Saturday, September 12
Words can hardly express the sensations and emotions that course through a wine lover when he is with his beloved grapes. I realized that afresh while picking grapes at the Corrales Winery on a warm weekend in September. This has become a yearly passion for me as I joined a large group convened to harvest the grapes, enjoy the fellowship of other wine lovers, and sample the fruits of a previous harvest.
The first step in harvesting is to remove the nets, which protect the fruit from hungry birds. The process was aided by a new bailing machine Keith Johnstone deployed on the rear of his tractor. The machine has a platform to hold the net bag, and a bailing arm through which the net is threaded. It did require him to drive backwards through each row with Michael and myself as the tall guys running interference in front. We held the net up off the vines while Clay in the rear bed played spooler. It all worked surprisingly well, and nobody was run over. What could be better?
Amidst the scents of rain-damp earth and grapes, we took our buckets and clippers down row after row. The grapes bled juices that dripped down the dusky skins, soaking the earth as they were severed from the vine branch. I worked hard at not bursting grapes in the cluster, but when tendrils insisted on wrapping around a central branch it became a tug of war. I’ll admit, sometimes I lost a few grapes.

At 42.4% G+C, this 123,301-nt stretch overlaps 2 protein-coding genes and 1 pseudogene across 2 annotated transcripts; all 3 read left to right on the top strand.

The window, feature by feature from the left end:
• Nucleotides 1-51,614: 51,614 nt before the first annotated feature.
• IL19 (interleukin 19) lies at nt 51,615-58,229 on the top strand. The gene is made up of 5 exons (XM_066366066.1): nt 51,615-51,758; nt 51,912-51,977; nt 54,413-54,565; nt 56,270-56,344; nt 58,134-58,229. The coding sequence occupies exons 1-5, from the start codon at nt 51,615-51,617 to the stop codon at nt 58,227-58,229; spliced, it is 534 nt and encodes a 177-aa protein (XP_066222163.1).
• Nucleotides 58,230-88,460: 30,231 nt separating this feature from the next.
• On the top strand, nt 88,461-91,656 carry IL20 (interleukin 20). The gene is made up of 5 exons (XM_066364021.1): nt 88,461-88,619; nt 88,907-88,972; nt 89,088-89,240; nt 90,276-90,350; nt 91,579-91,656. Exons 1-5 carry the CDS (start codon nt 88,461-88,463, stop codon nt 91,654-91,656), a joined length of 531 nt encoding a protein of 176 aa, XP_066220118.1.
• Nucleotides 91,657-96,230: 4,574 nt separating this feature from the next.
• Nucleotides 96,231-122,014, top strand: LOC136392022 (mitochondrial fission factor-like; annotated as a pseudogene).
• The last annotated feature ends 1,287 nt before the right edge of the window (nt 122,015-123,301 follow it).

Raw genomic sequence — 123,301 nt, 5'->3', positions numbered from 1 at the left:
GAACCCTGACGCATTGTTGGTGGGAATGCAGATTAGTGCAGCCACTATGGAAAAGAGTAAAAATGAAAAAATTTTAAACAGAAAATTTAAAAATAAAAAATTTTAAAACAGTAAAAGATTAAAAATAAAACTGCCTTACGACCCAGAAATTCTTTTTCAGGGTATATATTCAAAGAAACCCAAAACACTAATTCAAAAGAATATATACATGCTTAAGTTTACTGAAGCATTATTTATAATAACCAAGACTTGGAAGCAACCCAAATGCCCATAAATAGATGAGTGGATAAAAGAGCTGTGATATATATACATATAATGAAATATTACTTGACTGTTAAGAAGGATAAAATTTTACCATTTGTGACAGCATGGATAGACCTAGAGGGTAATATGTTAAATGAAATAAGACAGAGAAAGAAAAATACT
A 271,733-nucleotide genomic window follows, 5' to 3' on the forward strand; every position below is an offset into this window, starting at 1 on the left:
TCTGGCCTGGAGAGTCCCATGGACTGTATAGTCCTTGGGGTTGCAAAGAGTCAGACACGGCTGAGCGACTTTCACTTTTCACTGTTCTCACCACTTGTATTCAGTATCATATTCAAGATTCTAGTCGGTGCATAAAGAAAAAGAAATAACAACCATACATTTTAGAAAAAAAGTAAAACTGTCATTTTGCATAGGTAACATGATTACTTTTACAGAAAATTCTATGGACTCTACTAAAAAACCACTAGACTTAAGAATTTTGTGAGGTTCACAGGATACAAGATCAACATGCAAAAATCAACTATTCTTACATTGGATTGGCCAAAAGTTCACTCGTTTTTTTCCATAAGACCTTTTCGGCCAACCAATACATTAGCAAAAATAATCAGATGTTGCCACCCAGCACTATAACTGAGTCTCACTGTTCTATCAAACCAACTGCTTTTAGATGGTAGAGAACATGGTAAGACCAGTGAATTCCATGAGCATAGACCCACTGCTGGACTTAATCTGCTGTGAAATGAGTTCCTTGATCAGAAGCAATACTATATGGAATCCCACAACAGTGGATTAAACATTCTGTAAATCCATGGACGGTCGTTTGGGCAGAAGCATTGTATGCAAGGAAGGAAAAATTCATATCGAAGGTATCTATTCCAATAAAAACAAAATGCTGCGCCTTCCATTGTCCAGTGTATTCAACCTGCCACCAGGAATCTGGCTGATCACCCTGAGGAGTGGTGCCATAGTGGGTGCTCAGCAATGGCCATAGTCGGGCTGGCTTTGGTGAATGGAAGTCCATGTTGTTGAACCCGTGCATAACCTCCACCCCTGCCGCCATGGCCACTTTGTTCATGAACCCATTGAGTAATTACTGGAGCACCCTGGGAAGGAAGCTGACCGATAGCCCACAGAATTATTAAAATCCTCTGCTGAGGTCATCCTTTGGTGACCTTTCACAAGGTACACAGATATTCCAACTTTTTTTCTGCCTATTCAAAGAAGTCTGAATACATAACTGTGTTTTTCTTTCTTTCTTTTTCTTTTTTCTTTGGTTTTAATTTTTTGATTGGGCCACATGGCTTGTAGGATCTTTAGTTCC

Gradually each bucket filled with grape clusters. We first harvested the Muscat’s, which were big and golden with brown tints and freckles, each bunch heavy in my hand. The Riesling grapes that we picked last were emerald green and smaller on tight clusters, hanging close to the parent stem. The grapes I sampled had good sugar, particularly the Muscat. Who could resist popping a few and imagining what the Muscat Canelli would taste like this year?
Visualizing the finished wine from the grapes I plucked from the vine took me back to the beginning of a wine’s journey. From the time the grapes are unloaded and go through the hurtles of the de-stemming machine, give up their juice and sometimes their skin to form the must, and begin the slow conversion to wine, the process of winemaking begins and ends with the grape.
After harvesting the grapes comes the celebration with a groaning board set with, um, if you haven’t eaten in a while, you might want to jump to the next paragraph. The table was laden with twice-baked potato, sausages, corn-on-the-cob, chicken, NY strips, fixins’ and deep dish apple pie for anyone braving the real possibility of bursting from too much food. I call it a groaning board because that’s the sound the table made as each dish was added.
The wine was principally Keith and Bobbi Johnstone’s, of course, both reds and whites. I stuck with the reds, particularly since my favorites were right there. The 2007 Cabernet Sauvignon has wonderful herbal notes atop dark fruit and black pepper. The 2007 Cabernet Franc has ripe cherry and berry flavors with an under core of black pepper. Both will improve with age, but drink well now.
The feast was under a white tent set up on the green grass between the vineyards, where it sheltered several rows of tables. There sat the weary harvesters, enjoying the food and drink, the conversation, and the convivial atmosphere. It reminded me of a Renoir painting depicting a French countryside with shaded cloisters, the picnickers turned to the viewer, displaying the satisfied smiles that only come from those who cherish life. Yup, it looked just like that. Salut!